The owner of the Miami Beach Resort at 4833 Collins Avenue had plans to restore the beloved Starlight Roof on its 18th floor in its entirety. Then they ran up against updated fire codes, which require a reduction in capacity to accommodate an evacuation in an emergency. To meet the fire code regulations, the owner asked the Historic Preservation Board this week to allow them to reduce the size of the Starlight Roof by more than half, from 6,845 square feet to 2,667.
The HPB, however, wasn’t willing to let the iconic room go just yet. Just about everyone had a memory to share. Board member Nancy Liebman said, “My son was bar mitzvahed there. He was married there.” Miami Beach Resort’s attorney Monika Entin told the Board she understood it’s importance to the community, “I got married in the Starlight Roof so it holds a very dear sentiment to me.” To the owner, it is an important part of the building. “My client has always wanted to keep the Starlight Roof,” she said.
The life safety issues, however, were insurmountable according to Entin. Various design options were considered including expanding the staircases and adding a third but neither was feasible due to the impact on the overall structure and the huge costs. The only viable option, she told the Board, is to reduce the size of the room. Planning staff agreed. Design and Preservation Manager Debbie Tackett said, “While staff would love to see the entirety of the room restored, we do understand there are significant concerns with life safety.”
Board member Jack Finglass vehemently disagreed. “This is one of the most iconic landmarks in Miami Beach… this is an outrage,” he said. “No one will ever tell me that a room like the Rainbow Room would ever be closed. New York wouldn’t stand for it because of some rule that’s been created since the building was created.” Finglass called it a “dictatorial decision” by the fire department “that is totally against the history and the background of this city.”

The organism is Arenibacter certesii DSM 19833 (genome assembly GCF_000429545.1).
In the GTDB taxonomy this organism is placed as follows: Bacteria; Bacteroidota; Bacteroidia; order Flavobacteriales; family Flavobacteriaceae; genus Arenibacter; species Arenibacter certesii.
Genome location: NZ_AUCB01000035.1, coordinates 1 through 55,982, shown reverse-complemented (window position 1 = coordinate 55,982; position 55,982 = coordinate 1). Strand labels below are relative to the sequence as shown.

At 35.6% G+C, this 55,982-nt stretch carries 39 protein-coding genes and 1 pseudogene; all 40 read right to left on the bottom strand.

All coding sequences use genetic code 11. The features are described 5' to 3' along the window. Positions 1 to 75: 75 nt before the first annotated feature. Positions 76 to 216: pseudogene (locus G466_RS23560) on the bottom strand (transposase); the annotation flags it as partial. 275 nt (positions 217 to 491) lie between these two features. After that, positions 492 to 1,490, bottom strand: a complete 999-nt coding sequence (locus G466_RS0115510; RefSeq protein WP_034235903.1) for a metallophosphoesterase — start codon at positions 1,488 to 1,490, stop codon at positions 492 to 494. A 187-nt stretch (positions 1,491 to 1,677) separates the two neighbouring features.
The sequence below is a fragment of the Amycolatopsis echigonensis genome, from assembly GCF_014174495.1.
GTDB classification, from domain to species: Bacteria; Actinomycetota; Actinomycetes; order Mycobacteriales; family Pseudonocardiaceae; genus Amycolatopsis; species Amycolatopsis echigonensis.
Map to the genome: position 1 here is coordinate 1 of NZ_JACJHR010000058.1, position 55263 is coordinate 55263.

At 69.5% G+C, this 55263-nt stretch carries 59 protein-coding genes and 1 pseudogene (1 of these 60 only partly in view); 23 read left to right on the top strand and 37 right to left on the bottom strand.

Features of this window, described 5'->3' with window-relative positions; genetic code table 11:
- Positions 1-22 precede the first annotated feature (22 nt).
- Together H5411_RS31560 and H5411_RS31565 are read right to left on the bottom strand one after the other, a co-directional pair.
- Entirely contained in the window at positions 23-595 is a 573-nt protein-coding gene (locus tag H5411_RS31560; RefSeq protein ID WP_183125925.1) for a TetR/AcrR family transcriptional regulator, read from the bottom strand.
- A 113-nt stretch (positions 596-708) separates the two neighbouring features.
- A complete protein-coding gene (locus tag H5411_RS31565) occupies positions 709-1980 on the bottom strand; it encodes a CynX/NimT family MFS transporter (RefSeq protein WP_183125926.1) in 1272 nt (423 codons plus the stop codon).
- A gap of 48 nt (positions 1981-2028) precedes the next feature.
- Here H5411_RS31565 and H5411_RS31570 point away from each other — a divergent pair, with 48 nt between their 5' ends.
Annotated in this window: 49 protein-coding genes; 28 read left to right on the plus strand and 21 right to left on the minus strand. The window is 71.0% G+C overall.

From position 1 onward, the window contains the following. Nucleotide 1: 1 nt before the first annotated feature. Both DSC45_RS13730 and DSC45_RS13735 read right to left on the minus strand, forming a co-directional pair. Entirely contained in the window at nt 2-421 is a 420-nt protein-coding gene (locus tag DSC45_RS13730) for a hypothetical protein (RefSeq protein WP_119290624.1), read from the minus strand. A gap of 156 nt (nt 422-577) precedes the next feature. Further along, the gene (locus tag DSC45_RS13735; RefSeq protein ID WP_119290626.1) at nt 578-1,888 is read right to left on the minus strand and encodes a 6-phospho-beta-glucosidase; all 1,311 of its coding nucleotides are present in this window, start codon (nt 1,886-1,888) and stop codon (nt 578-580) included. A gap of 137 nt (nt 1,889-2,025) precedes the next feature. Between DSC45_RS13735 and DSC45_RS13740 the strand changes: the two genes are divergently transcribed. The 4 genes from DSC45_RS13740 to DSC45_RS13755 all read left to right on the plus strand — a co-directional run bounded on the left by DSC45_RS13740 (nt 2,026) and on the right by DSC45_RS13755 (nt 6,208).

Finglass said rules change all the time. New fire retardants may be found in the future. “Once something is gone, it’s gone,” he said, “and I think it’s an outrage not even to try to go above our officials if they’re trying to be dictatorial about something which may change.”
Entin responded, “If we were on the third floor, I’d say ‘you’re right, let’s go fight it.’ But we’re on the 18th floor. If something happens upstairs, my client is responsible for anybody being injured, burned, killed, trampled. That’s the reality of it. The reality is there is a code in the State of Florida.” She added, “Could we appeal it? We might. But there’s no way that life safety on the 18th floor is going to be trumped by aesthetics at this point … I cannot see a fire board overruling it.”
Currently, the room is closed and cannot be used. “Historic preservation also has to take into account the ability to use a property successfully and to continue to use a property,” Entin told the Board. Without an approval to reduce the room capacity, the room will not reopen. “Nobody will ever see the stars in the Starlight Roof,” she said referring to the starlit ceiling. “That’s the reality … We either don’t see them at all or we do the best we can to preserve as much as we can.” She said she understands the nostalgia but added, “That room as you know it could never operate as it used to under the current fire code.”
Liebman urged City staff to explore options with the national agencies regulating historic preservation. “I could buy into this if we had some input from the National Park Service, the Department of Interior that gives variances,” she said. Saying she wanted to “step out of this little circle of our fire department and go to a higher authority,” she added, “I am not opposed to doing what we have to do. I just want to be clear that we’ve gone the extra mile.”
Other Board members asked if the new plans, which include some hotel rooms on the 18th floor, represented the best options. Kirk Paskal asked to keep the different floor levels. “There is a distinctiveness to this ballroom,” he said. “If we do have to deal with this, I’d like to see that theme carried through in what replaces it.”
The Board agreed to defer the item until its May 9th meeting to “make sure that we’ve left no stone unturned,” said Board Chair, Stevan Pardo.
The application package presented to the Board includes a historical review of the site with photos. A fun read.
Photo: Miami Beach Resort and Spa
When Nostalgia and the Law Collide:
historic preservation board struggles with reducing size of iconic starlight roof